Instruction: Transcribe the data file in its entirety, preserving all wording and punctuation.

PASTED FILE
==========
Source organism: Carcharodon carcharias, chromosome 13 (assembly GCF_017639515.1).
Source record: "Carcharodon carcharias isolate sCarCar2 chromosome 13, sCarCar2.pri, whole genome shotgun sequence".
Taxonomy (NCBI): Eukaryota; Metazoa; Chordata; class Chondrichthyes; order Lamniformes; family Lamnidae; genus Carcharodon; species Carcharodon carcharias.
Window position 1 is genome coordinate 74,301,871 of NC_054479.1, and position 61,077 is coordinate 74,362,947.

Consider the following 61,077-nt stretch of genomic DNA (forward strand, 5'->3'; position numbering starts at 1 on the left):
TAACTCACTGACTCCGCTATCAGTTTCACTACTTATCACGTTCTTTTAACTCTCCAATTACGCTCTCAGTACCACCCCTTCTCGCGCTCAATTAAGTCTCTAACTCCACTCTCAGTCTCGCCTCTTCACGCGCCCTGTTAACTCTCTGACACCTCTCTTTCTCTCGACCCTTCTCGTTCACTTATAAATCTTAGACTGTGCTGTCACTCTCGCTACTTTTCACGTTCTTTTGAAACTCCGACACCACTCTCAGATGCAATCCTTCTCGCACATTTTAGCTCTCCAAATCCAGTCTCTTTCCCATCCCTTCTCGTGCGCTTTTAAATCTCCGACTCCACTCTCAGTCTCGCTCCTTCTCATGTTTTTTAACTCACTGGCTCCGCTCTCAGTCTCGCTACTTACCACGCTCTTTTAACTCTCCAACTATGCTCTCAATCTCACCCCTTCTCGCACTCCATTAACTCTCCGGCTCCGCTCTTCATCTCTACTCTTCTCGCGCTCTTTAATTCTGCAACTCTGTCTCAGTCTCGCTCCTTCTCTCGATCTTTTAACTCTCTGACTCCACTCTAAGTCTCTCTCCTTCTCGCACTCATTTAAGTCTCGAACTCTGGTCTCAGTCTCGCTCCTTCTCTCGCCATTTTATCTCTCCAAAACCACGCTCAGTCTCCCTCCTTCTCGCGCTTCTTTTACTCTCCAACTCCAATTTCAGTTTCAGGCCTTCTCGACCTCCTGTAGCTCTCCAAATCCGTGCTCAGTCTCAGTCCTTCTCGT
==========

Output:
Source organism: Carcharodon carcharias, chromosome 13 (assembly GCF_017639515.1).
Source record: "Carcharodon carcharias isolate sCarCar2 chromosome 13, sCarCar2.pri, whole genome shotgun sequence".
Taxonomy (NCBI): Eukaryota; Metazoa; Chordata; class Chondrichthyes; order Lamniformes; family Lamnidae; genus Carcharodon; species Carcharodon carcharias.
Window position 1 is genome coordinate 74,301,871 of NC_054479.1, and position 61,077 is coordinate 74,362,947.

Consider the following 61,077-nt stretch of genomic DNA (forward strand, 5'->3'; position numbering starts at 1 on the left):
TAACTCACTGACTCCGCTATCAGTTTCACTACTTATCACGTTCTTTTAACTCTCCAATTACGCTCTCAGTACCACCCCTTCTCGCGCTCAATTAAGTCTCTAACTCCACTCTCAGTCTCGCCTCTTCACGCGCCCTGTTAACTCTCTGACACCTCTCTTTCTCTCGACCCTTCTCGTTCACTTATAAATCTTAGACTGTGCTGTCACTCTCGCTACTTTTCACGTTCTTTTGAAACTCCGACACCACTCTCAGATGCAATCCTTCTCGCACATTTTAGCTCTCCAAATCCAGTCTCTTTCCCATCCCTTCTCGTGCGCTTTTAAATCTCCGACTCCACTCTCAGTCTCGCTCCTTCTCATGTTTTTTAACTCACTGGCTCCGCTCTCAGTCTCGCTACTTACCACGCTCTTTTAACTCTCCAACTATGCTCTCAATCTCACCCCTTCTCGCACTCCATTAACTCTCCGGCTCCGCTCTTCATCTCTACTCTTCTCGCGCTCTTTAATTCTGCAACTCTGTCTCAGTCTCGCTCCTTCTCTCGATCTTTTAACTCTCTGACTCCACTCTAAGTCTCTCTCCTTCTCGCACTCATTTAAGTCTCGAACTCTGGTCTCAGTCTCGCTCCTTCTCTCGCCATTTTATCTCTCCAAAACCACGCTCAGTCTCCCTCCTTCTCGCGCTTCTTTTACTCTCCAACTCCAATTTCAGTTTCAGGCCTTCTCGACCTCCTGTAGCTCTCCAAATCCGTGCTCAGTCTCAGTCCTTCTCGT